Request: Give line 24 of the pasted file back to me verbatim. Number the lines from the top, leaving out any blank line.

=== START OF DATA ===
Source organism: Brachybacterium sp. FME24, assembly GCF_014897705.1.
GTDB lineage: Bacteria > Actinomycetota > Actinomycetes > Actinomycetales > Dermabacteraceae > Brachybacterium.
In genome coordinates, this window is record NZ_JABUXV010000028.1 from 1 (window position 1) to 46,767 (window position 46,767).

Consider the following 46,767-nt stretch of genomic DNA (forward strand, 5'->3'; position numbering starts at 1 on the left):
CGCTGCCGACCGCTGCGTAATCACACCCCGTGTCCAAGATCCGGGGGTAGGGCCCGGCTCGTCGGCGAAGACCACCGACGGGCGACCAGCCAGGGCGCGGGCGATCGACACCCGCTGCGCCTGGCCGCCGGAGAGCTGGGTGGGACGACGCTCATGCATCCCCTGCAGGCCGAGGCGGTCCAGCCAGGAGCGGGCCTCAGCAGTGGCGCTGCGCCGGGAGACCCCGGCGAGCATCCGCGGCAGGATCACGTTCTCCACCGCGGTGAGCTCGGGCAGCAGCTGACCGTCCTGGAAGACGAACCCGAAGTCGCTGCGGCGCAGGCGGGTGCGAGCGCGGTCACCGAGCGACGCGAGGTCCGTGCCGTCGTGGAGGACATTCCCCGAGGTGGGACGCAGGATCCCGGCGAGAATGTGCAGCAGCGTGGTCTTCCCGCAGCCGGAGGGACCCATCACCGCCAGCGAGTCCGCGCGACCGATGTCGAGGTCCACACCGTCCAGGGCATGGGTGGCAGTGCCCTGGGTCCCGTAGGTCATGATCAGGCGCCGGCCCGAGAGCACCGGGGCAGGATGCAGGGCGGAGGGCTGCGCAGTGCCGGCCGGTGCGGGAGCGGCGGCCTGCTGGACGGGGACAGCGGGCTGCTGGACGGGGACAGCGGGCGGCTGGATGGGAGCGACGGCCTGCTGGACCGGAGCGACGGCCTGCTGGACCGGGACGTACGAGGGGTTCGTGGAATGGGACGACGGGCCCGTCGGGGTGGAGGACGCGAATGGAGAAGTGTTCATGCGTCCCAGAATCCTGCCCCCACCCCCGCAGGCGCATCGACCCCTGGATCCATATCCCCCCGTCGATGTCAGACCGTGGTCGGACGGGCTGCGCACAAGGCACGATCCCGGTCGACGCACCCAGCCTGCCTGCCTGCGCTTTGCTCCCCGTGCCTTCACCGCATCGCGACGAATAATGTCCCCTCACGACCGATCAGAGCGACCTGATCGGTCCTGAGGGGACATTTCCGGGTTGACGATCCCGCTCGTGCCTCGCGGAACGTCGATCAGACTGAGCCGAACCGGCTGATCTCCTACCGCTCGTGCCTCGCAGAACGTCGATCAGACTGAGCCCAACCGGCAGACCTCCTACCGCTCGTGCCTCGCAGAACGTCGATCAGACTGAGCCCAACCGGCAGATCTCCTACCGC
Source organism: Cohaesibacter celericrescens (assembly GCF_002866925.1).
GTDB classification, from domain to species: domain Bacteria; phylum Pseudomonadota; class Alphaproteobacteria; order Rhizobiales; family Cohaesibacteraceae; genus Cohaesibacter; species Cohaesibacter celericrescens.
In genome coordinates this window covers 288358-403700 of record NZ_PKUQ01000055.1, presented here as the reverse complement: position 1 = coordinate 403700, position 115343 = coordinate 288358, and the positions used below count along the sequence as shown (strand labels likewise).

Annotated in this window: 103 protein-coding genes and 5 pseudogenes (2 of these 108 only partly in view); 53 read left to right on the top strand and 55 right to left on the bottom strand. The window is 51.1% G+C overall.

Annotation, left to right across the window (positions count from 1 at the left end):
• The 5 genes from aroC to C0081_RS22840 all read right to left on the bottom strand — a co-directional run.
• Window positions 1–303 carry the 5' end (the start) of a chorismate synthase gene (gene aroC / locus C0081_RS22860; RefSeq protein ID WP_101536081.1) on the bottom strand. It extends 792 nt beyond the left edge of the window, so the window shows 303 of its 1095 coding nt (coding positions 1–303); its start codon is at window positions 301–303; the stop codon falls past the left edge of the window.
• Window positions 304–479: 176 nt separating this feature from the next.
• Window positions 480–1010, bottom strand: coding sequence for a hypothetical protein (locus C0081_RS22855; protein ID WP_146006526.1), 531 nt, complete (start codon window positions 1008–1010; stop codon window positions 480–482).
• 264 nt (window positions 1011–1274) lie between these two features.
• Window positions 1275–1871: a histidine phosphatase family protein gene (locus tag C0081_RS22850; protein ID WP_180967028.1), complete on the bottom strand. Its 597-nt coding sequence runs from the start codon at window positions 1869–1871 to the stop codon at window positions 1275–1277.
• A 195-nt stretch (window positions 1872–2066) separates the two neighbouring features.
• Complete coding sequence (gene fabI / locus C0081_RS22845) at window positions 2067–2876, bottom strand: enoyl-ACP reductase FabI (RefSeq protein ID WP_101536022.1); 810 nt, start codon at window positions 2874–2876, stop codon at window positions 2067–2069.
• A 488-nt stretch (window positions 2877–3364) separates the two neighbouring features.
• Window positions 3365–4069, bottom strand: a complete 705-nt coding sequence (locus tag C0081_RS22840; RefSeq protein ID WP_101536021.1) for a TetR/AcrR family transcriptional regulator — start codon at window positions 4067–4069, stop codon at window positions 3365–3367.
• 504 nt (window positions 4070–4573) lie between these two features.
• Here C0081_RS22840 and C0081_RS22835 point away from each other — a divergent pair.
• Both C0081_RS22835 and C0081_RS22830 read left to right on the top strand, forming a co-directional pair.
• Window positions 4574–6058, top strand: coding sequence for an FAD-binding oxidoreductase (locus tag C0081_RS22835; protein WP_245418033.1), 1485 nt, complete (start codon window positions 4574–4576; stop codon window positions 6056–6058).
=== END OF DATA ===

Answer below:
• Window positions 4574–6058, top strand: coding sequence for an FAD-binding oxidoreductase (locus tag C0081_RS22835; protein WP_245418033.1), 1485 nt, complete (start codon window positions 4574–4576; stop codon window positions 6056–6058).